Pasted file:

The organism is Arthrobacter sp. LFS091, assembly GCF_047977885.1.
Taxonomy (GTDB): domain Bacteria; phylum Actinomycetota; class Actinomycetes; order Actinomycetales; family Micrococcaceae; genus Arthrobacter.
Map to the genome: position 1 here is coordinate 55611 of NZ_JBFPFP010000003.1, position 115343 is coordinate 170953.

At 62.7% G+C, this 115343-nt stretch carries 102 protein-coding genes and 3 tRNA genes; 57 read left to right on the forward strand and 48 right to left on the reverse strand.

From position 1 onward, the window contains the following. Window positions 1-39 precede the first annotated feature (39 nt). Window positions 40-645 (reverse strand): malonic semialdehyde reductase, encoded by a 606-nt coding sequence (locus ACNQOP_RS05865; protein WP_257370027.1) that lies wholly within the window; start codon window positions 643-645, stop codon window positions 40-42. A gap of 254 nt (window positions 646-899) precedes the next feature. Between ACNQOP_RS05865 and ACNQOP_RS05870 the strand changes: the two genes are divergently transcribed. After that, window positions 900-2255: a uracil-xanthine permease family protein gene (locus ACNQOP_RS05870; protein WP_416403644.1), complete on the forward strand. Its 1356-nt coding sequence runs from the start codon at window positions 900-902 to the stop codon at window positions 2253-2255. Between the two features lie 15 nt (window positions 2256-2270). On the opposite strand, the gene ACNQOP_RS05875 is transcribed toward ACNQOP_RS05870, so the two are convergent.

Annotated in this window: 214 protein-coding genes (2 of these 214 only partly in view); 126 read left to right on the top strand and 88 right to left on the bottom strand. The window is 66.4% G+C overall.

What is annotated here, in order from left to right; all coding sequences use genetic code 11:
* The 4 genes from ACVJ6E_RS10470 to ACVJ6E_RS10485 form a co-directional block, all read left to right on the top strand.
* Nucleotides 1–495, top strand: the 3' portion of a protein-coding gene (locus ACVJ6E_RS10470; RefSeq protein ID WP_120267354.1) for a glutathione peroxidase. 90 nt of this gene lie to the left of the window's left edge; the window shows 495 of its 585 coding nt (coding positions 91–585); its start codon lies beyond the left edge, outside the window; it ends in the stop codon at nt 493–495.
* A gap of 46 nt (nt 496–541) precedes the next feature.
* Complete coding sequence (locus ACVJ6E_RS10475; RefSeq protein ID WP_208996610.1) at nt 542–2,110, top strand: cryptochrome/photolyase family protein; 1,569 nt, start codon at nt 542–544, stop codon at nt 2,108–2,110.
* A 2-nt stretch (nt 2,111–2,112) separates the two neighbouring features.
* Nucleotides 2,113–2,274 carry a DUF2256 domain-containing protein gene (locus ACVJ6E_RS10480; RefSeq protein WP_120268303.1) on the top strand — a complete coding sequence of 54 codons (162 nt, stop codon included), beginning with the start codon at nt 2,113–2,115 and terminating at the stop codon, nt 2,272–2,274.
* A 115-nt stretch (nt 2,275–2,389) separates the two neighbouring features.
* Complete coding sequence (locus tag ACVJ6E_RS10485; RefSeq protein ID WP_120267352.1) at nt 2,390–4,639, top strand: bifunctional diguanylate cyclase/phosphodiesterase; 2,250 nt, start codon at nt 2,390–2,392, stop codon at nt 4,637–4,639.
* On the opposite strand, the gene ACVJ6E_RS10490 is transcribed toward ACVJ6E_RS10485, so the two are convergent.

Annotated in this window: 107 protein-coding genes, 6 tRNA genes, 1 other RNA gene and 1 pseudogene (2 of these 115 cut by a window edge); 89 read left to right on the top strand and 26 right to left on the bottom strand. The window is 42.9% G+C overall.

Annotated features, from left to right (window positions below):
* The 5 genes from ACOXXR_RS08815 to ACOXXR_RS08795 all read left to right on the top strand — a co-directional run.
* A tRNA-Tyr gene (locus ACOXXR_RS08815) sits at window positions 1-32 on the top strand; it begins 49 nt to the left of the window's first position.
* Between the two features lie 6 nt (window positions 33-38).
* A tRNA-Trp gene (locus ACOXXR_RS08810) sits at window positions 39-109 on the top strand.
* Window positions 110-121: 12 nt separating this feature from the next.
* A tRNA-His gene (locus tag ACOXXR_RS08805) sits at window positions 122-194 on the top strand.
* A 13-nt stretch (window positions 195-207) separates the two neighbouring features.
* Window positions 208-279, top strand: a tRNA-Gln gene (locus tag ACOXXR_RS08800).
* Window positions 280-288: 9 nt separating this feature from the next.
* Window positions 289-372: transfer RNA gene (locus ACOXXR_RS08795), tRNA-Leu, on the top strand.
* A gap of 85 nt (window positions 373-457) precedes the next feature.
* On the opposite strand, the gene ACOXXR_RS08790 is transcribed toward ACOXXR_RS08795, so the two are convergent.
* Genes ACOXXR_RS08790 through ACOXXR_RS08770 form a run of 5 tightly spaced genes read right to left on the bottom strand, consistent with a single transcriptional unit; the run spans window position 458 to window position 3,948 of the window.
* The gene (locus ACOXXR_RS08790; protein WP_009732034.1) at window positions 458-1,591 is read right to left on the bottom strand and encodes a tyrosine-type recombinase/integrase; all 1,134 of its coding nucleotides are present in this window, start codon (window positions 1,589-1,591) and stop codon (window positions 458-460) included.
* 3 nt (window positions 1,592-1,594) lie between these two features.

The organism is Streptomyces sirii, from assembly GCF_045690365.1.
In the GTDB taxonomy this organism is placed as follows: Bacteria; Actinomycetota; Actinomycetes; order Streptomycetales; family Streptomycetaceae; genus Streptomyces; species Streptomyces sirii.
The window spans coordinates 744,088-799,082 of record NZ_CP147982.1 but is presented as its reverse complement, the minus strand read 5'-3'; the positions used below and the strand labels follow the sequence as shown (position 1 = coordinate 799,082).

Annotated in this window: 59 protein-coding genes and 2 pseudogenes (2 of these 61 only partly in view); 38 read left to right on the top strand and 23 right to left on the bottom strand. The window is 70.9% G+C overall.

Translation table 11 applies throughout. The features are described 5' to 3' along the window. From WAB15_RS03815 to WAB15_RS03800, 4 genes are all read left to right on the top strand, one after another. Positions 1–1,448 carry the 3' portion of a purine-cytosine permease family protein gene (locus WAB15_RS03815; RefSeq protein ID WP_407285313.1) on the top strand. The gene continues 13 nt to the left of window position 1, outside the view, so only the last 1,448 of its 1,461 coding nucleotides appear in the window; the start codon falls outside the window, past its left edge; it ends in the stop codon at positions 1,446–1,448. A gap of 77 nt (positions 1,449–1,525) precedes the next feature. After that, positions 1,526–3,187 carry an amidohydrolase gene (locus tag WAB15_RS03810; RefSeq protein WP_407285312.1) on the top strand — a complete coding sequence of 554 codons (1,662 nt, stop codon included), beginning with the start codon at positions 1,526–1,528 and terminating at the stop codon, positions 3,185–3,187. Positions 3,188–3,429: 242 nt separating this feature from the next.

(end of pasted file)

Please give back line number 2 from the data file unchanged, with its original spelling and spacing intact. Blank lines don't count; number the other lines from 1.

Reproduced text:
Taxonomy (GTDB): domain Bacteria; phylum Actinomycetota; class Actinomycetes; order Actinomycetales; family Micrococcaceae; genus Arthrobacter.